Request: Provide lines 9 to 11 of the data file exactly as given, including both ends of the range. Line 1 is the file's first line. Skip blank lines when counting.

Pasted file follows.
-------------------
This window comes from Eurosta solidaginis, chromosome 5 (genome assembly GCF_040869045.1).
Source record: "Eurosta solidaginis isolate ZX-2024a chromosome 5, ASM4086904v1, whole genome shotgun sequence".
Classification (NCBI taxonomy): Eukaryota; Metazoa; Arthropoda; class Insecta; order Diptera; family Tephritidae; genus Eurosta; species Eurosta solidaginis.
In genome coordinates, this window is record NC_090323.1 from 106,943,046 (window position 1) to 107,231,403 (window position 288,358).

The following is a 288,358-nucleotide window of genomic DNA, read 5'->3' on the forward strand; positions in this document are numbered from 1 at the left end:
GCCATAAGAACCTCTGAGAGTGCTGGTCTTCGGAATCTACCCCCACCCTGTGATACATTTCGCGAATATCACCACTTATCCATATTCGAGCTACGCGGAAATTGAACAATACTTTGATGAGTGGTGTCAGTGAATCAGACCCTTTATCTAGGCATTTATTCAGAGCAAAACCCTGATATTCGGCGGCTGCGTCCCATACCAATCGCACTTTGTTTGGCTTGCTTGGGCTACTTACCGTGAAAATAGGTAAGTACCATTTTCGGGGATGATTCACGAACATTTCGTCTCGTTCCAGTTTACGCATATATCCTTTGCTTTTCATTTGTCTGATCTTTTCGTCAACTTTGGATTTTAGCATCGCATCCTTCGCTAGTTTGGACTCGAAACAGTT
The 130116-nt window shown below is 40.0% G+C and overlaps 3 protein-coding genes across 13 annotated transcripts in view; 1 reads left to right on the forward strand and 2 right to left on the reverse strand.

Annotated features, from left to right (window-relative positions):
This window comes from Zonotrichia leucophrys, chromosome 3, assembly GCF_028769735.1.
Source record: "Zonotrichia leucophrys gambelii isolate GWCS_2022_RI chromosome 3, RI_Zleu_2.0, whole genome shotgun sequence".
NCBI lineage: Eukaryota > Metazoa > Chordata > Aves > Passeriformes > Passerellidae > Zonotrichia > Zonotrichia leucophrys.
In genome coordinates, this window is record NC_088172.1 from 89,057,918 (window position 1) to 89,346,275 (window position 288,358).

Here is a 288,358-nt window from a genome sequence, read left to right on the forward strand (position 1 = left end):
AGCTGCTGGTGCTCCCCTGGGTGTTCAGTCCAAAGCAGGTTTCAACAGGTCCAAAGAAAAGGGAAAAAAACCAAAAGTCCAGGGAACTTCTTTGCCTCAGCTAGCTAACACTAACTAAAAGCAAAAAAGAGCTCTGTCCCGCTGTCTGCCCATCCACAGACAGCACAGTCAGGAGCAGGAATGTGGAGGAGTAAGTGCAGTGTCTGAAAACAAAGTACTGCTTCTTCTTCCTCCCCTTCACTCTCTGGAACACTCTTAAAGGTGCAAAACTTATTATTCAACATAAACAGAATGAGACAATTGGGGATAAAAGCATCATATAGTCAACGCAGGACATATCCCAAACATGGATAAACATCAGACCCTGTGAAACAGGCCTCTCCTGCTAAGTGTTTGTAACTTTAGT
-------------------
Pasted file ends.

This window comes from Zonotrichia leucophrys, chromosome 3, assembly GCF_028769735.1.
Source record: "Zonotrichia leucophrys gambelii isolate GWCS_2022_RI chromosome 3, RI_Zleu_2.0, whole genome shotgun sequence".
NCBI lineage: Eukaryota > Metazoa > Chordata > Aves > Passeriformes > Passerellidae > Zonotrichia > Zonotrichia leucophrys.